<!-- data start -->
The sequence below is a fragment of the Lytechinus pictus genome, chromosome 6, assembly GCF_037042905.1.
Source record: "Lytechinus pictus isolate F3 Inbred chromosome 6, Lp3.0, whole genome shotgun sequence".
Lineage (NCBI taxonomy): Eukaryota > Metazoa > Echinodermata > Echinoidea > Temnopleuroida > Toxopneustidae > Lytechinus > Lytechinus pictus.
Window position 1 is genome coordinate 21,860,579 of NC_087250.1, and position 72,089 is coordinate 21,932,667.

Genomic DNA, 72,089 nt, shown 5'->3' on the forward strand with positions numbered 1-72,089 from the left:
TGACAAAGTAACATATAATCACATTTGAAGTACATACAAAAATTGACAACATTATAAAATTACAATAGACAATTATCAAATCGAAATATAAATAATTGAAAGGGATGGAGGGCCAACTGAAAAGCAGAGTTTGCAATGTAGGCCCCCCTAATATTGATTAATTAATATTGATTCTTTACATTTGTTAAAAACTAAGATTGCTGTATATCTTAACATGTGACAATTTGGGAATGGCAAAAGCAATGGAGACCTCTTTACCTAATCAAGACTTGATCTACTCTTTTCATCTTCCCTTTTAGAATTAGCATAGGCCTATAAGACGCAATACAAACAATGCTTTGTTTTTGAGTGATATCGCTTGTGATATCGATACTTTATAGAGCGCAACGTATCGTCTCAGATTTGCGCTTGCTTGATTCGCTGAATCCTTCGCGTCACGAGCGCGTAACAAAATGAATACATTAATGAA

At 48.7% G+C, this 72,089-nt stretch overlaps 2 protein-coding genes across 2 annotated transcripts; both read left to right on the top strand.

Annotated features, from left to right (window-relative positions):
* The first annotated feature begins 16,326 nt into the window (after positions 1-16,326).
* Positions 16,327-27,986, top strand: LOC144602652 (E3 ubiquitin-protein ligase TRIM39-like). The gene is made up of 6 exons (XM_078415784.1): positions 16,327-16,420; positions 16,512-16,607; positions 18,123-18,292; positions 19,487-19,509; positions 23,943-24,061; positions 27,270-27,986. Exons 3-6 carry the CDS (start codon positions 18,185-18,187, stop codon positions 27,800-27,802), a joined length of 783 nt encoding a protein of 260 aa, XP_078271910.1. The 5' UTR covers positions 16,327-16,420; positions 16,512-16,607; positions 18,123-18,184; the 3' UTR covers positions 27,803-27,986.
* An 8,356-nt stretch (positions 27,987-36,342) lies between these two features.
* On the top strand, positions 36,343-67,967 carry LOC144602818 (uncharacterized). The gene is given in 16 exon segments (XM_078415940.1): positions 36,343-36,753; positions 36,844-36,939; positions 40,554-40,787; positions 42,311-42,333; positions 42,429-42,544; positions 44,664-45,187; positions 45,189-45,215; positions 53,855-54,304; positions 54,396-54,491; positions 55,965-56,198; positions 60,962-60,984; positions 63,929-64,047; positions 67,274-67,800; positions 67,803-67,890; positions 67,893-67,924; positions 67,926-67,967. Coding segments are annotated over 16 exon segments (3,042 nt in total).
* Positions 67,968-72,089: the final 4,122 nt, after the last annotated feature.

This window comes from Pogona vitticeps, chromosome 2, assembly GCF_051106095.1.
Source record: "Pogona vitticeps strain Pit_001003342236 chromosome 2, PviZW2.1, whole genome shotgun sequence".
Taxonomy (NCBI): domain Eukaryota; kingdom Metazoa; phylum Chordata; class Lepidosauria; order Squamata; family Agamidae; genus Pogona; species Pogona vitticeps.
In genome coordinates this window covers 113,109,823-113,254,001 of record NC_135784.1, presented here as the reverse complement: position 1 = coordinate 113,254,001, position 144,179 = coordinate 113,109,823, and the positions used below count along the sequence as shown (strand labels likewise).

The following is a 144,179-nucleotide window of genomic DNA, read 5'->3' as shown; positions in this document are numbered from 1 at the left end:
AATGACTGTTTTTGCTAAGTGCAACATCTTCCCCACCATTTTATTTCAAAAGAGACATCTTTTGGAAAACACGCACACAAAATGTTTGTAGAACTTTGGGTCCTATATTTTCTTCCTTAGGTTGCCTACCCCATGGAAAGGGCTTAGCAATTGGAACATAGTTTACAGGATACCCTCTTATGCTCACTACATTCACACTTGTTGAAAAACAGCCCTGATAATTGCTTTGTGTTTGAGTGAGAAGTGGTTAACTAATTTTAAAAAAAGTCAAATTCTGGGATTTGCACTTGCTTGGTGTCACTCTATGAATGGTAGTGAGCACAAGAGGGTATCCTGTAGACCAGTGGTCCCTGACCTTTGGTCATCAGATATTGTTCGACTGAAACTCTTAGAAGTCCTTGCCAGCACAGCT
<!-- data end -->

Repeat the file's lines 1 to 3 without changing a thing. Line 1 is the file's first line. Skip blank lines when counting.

The sequence below is a fragment of the Lytechinus pictus genome, chromosome 6, assembly GCF_037042905.1.
Source record: "Lytechinus pictus isolate F3 Inbred chromosome 6, Lp3.0, whole genome shotgun sequence".
Lineage (NCBI taxonomy): Eukaryota > Metazoa > Echinodermata > Echinoidea > Temnopleuroida > Toxopneustidae > Lytechinus > Lytechinus pictus.